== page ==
With national security advisor Michael Flynn’s resignation and new reporting from The New York Times that Trump campaign officials had repeated contacts with senior Russian intelligence officials, it is time to ask the fundamental question about this administration’s underlying weakness over Russia:
Was there a quid pro quo between the Kremlin and the Trump campaign to help Trump win?
No one wants to believe this, of course, and it is an important moment to give Trump as many benefits of the doubt as possible. It is probably true that Trump would have defeated Hillary Clinton without any Russian cyber-shenanigans (though of course Richard Nixon would have easily defeated George McGovern in 1972 without ordering a break-in at the Watergate Hotel). It is also true that the leaks coming from the intelligence community could represent a serious threat to civil liberties, though it is not clear to me whether this information is coming directly from the intelligence community or secondhand from any number of potential investigations. There are many ‘known unknowns’ here, and there are potentially even more ‘unknown unknowns.’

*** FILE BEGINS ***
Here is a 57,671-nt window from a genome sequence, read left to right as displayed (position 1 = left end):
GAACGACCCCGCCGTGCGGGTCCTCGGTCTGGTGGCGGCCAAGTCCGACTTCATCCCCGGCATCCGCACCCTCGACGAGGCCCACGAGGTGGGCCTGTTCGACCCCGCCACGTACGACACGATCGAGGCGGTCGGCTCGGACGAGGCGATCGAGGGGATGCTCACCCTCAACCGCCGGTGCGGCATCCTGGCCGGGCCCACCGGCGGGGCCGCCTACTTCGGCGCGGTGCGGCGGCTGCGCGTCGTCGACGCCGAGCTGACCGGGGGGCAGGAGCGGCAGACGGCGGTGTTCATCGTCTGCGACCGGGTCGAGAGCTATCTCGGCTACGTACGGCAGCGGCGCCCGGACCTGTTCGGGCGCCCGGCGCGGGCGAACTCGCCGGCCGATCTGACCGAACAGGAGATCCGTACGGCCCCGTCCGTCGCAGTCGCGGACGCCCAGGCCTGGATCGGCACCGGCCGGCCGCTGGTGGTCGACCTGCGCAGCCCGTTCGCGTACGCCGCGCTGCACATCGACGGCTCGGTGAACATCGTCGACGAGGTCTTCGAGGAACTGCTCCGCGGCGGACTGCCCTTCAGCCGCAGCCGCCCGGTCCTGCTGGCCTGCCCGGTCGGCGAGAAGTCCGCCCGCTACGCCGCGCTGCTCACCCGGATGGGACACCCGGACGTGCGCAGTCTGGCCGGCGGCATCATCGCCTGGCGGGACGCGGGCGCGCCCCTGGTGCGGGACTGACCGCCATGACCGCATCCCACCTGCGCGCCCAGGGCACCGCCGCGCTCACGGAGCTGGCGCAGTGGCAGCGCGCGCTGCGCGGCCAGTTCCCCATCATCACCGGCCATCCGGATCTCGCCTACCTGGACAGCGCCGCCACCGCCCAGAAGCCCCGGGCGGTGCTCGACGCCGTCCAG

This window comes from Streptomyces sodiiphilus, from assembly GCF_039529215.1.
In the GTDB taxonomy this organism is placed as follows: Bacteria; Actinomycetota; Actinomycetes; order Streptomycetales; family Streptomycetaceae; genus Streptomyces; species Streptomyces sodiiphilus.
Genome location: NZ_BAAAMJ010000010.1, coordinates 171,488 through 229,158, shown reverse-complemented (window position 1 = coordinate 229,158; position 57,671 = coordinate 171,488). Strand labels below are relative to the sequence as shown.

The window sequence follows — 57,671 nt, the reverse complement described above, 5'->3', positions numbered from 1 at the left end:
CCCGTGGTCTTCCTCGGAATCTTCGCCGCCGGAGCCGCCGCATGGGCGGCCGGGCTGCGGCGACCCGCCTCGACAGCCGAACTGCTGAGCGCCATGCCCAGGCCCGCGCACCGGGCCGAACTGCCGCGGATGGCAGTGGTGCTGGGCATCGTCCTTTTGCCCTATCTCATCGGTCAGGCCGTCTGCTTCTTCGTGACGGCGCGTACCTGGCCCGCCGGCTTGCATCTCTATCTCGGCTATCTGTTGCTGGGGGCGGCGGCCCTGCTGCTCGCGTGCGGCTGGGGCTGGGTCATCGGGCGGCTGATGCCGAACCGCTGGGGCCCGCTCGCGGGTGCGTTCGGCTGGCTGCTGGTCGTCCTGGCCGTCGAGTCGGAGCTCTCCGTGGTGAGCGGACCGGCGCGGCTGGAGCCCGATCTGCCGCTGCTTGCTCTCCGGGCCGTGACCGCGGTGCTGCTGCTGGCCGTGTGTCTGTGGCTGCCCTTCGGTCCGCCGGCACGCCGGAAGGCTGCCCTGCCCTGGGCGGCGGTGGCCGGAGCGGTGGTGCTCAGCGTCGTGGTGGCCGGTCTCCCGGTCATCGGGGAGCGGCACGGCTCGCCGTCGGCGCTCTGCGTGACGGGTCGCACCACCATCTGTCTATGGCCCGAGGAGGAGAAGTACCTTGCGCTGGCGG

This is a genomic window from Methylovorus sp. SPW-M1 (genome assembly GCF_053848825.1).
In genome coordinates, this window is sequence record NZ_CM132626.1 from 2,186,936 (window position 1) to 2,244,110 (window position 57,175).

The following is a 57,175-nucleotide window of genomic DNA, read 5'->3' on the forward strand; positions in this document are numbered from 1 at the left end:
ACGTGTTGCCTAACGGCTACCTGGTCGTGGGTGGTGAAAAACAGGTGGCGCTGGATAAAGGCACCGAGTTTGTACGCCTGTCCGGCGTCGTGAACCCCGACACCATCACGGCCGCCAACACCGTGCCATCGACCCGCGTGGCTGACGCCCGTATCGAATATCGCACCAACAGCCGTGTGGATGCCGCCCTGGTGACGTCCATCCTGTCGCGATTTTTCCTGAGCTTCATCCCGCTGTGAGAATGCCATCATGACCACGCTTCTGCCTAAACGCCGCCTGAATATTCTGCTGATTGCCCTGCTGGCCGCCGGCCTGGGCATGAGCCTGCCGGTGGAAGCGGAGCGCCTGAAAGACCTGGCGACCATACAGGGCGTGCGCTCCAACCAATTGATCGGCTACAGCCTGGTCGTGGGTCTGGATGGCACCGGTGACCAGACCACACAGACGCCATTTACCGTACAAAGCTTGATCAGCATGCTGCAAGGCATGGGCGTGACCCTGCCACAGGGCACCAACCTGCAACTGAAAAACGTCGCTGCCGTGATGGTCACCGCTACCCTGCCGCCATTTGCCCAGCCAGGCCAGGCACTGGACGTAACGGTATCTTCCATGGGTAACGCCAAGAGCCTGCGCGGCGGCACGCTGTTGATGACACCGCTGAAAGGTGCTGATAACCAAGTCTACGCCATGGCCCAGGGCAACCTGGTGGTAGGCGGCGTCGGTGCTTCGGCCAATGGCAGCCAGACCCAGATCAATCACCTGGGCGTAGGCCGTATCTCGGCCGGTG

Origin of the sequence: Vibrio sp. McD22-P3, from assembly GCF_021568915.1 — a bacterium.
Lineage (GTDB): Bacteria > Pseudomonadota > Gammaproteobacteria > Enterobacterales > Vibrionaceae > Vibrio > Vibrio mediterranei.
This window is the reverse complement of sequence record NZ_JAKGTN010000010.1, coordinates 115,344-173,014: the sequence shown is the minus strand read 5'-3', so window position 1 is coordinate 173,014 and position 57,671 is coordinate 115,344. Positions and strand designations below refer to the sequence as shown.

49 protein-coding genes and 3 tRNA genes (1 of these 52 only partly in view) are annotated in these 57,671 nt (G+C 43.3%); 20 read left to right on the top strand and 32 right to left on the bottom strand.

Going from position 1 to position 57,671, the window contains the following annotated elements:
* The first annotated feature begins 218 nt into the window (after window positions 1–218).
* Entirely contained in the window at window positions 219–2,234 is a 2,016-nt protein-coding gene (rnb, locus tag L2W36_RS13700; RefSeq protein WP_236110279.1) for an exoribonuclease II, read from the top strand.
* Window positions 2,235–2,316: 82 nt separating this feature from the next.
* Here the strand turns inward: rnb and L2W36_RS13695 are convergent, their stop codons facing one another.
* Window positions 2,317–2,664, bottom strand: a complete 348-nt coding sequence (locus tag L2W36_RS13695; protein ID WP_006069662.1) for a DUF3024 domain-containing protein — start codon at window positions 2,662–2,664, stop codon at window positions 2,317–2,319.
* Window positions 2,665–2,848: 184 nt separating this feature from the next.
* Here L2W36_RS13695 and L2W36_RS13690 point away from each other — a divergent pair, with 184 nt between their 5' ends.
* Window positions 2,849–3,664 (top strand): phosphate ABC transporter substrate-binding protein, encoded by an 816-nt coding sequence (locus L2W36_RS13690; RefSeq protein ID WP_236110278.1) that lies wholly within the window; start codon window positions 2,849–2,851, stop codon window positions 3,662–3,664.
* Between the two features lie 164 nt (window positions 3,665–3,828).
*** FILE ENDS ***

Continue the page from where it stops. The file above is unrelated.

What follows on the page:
But here is what we think that we know, as of February 15: Continue reading Full investigation now the only way to clear Trump White House on Russia quid pro quo